A fundamental aspect of the interview process is helping the interviewee to become confident enough in his own abilities to be able to showcase those abilities. Although this is not something that the interviewers are obliged to do, it is something that they can help with. Encouraging the interviewee with direct eye contact and a nod when you think that the interviewee answered something correctly will make the interviewee more confident and in control of the situation.

At this stage I know that the interview is not going very well. I am hoping that by the time we get to my code submission, which I had submitted a couple of days earlier, I may have a better chance, as I am confident in my solution. However, it only gets worse. The long haired guy brings the laptop on the desk and I see my code on the screen. He questions me on the style, the indentation, the choice of variable names and finally on the solution. He disagrees with me on all the aspects and tells me that my code does not adhere to their coding standards (CheckStyle) and that it would suffer "a heart attack" if evaluated against it. Further, he tells me that the solution can easily be modified to make it future proof.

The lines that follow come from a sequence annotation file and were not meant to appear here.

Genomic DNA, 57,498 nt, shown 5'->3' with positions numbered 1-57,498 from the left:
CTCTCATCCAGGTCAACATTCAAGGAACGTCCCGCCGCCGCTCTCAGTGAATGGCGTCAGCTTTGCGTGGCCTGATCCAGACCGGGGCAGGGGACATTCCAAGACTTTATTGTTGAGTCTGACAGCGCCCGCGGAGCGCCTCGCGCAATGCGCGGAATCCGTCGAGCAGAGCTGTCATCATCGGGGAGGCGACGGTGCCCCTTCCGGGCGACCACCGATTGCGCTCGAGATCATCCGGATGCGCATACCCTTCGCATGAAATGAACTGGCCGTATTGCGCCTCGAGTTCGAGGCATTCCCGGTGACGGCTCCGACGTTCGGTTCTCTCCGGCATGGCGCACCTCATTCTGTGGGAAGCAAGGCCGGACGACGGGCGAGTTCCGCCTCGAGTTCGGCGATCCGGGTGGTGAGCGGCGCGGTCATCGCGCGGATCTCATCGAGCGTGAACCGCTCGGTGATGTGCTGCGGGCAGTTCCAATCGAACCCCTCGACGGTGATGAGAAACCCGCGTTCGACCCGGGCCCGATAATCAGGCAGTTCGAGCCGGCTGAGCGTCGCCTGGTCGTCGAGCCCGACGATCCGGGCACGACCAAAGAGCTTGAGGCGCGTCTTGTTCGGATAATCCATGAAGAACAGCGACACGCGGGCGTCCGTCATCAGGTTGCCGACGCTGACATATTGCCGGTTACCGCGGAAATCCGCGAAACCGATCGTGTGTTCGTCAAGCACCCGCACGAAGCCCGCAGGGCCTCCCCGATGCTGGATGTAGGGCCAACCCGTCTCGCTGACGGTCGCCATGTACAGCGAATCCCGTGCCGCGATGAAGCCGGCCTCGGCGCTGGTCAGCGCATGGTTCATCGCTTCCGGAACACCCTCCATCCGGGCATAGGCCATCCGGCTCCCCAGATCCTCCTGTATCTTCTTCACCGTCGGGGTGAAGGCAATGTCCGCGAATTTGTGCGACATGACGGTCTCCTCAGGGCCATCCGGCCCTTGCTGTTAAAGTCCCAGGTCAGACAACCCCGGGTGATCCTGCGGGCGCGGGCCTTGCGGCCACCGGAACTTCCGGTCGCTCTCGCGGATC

Technical Interview Tip 8: Code reviews are an excellent way of evaluating potential candidates and their coding skills. However these reviews should be looked at in context of the problem that they solve and the approach of the interviewee to solving it, and not on their style and coding standards. Most organizations these days use automatic standardization tools that can inculcate newcomers to the organizations coding standards. Remember that whatever coding standards are followed within your organization may not necessarily be the norm outside it. Evaluating an interviewee on the style of their code is like judging people by what they wear. It has its place, but not in a technical interview. And with a good candidate, you can always give it the queer eye.